Physicians at Boston Children’s Hospital report that four children with life-threatening cerebrovascular malformations posing surgical challenges have benefited from surgeons having 3D-printed models of their unique brain structures before undergoing high-risk brain procedures.
The physicians used 3D printing and synthetic resins to create custom models of the children’s blood vessel malformations along with nearby normal blood vessels, as well as some of the surrounding brain anatomy. (See Figure 1)
“These children had unique anatomy with deep vessels that were very tricky to operate on,” said neurosurgeon Edward Smith, MD, co-director of the hospital’s Cerebrovascular Surgery and Interventions Center. He explained that the 3D-printed models allowed the surgeons to rehearse the cases beforehand to help reduce operative risk as much possible.
The four children ranged in age from 2 months to 16 years old. Three of them had arteriovenous malformations (AVMs), in which tangles of arteries and veins connect abnormally.
“AVMs are high-risk cases and it’s helpful to know the anatomy so we can cut the vessels in the right sequence, as quickly and efficiently as possible,” said Smith. “You can physically hold the 3D models, view them from different angles, practice the operation with real instruments, and get tactile feedback,” he explained.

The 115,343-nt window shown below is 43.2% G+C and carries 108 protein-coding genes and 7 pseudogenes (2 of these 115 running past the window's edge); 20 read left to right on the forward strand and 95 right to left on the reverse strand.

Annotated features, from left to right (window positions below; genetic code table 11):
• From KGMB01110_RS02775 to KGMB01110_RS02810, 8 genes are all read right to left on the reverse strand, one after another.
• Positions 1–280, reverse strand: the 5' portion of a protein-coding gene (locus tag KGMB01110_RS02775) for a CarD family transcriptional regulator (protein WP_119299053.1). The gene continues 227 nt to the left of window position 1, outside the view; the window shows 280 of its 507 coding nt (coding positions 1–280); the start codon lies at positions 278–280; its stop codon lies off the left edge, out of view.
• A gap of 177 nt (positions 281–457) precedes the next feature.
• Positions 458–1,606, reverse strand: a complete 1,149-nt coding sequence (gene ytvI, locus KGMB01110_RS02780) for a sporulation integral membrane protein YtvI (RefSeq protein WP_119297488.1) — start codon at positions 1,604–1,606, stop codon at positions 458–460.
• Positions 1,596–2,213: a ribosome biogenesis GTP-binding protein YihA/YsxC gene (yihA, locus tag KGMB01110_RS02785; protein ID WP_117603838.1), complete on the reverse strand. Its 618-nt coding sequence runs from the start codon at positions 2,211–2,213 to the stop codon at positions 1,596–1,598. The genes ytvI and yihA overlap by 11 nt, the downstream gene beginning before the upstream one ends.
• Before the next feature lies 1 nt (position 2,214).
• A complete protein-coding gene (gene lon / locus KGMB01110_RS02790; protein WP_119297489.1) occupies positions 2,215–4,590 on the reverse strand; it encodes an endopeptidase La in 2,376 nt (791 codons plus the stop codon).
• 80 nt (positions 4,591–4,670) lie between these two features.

The life-sized and enlarged 3D models were created in collaboration with the Boston Children’s Hospital Simulator Program using brain magnetic resonance (MR) and MR arteriography data from each child. Measurements of the models showed 98 percent agreement with the children’s actual anatomy.
All four children’s malformations were successfully removed or eliminated with no complications. When two of the AVM patients were compared with controls who did not have 3D-printed models—matched for age, size and type of AVM, surgeon, and operating room—those with 3D models had their surgical time reduced by about 30 minutes. And, that translates to a relatively safer surgery since a 30-minute reduction is significant for children who are especially sensitive to anesthesia.
The surgeons say that they plan to continue using 3D models for their trickier cases. “3D printing has become a regular part of our process,” said Smith. “It’s also a tool that allows us to educate our junior colleagues and trainees in a way that’s safe, without putting a child at risk.”
For more information, visit www.childrenshospital.org .